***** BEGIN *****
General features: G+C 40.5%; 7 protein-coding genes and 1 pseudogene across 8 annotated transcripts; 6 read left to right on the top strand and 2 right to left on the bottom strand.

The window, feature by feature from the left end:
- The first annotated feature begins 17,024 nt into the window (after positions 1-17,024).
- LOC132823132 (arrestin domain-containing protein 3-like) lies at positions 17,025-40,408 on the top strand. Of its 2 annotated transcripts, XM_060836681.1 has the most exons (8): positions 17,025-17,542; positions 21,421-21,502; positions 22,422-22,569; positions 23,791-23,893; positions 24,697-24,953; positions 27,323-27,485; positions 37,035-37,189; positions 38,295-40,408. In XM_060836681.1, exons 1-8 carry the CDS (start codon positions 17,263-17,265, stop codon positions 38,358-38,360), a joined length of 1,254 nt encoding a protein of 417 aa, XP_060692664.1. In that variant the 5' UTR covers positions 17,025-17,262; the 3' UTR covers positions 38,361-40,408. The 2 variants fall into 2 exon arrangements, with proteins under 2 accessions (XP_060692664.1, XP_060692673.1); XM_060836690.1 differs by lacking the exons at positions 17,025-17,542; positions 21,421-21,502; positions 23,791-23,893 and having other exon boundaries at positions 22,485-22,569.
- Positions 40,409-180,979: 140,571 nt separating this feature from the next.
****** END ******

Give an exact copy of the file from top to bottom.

General features: G+C 40.5%; 7 protein-coding genes and 1 pseudogene across 8 annotated transcripts; 6 read left to right on the top strand and 2 right to left on the bottom strand.

The window, feature by feature from the left end:
- The first annotated feature begins 17,024 nt into the window (after positions 1-17,024).
- LOC132823132 (arrestin domain-containing protein 3-like) lies at positions 17,025-40,408 on the top strand. Of its 2 annotated transcripts, XM_060836681.1 has the most exons (8): positions 17,025-17,542; positions 21,421-21,502; positions 22,422-22,569; positions 23,791-23,893; positions 24,697-24,953; positions 27,323-27,485; positions 37,035-37,189; positions 38,295-40,408. In XM_060836681.1, exons 1-8 carry the CDS (start codon positions 17,263-17,265, stop codon positions 38,358-38,360), a joined length of 1,254 nt encoding a protein of 417 aa, XP_060692664.1. In that variant the 5' UTR covers positions 17,025-17,262; the 3' UTR covers positions 38,361-40,408. The 2 variants fall into 2 exon arrangements, with proteins under 2 accessions (XP_060692664.1, XP_060692673.1); XM_060836690.1 differs by lacking the exons at positions 17,025-17,542; positions 21,421-21,502; positions 23,791-23,893 and having other exon boundaries at positions 22,485-22,569.
- Positions 40,409-180,979: 140,571 nt separating this feature from the next.